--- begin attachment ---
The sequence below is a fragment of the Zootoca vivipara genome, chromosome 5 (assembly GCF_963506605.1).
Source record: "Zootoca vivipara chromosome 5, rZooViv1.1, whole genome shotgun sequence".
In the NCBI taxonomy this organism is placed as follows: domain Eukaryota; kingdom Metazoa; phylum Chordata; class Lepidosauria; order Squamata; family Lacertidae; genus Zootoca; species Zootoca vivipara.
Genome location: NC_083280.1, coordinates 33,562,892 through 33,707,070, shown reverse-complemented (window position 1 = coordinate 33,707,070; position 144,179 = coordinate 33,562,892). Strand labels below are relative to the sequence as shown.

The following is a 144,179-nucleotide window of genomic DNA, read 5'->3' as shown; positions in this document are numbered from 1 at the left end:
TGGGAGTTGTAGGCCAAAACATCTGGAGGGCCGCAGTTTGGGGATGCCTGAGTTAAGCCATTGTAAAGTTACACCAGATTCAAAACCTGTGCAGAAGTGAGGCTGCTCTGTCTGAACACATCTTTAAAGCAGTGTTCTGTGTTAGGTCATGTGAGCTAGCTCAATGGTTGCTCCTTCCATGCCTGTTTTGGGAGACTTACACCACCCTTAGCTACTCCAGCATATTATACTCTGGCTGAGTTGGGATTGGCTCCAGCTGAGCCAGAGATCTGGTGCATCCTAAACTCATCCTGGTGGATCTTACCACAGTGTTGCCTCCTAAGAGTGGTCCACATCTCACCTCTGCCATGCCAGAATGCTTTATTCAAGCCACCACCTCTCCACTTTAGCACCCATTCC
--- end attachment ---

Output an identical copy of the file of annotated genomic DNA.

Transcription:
The sequence below is a fragment of the Zootoca vivipara genome, chromosome 5 (assembly GCF_963506605.1).
Source record: "Zootoca vivipara chromosome 5, rZooViv1.1, whole genome shotgun sequence".
In the NCBI taxonomy this organism is placed as follows: domain Eukaryota; kingdom Metazoa; phylum Chordata; class Lepidosauria; order Squamata; family Lacertidae; genus Zootoca; species Zootoca vivipara.
Genome location: NC_083280.1, coordinates 33,562,892 through 33,707,070, shown reverse-complemented (window position 1 = coordinate 33,707,070; position 144,179 = coordinate 33,562,892). Strand labels below are relative to the sequence as shown.

The following is a 144,179-nucleotide window of genomic DNA, read 5'->3' as shown; positions in this document are numbered from 1 at the left end:
TGGGAGTTGTAGGCCAAAACATCTGGAGGGCCGCAGTTTGGGGATGCCTGAGTTAAGCCATTGTAAAGTTACACCAGATTCAAAACCTGTGCAGAAGTGAGGCTGCTCTGTCTGAACACATCTTTAAAGCAGTGTTCTGTGTTAGGTCATGTGAGCTAGCTCAATGGTTGCTCCTTCCATGCCTGTTTTGGGAGACTTACACCACCCTTAGCTACTCCAGCATATTATACTCTGGCTGAGTTGGGATTGGCTCCAGCTGAGCCAGAGATCTGGTGCATCCTAAACTCATCCTGGTGGATCTTACCACAGTGTTGCCTCCTAAGAGTGGTCCACATCTCACCTCTGCCATGCCAGAATGCTTTATTCAAGCCACCACCTCTCCACTTTAGCACCCATTCC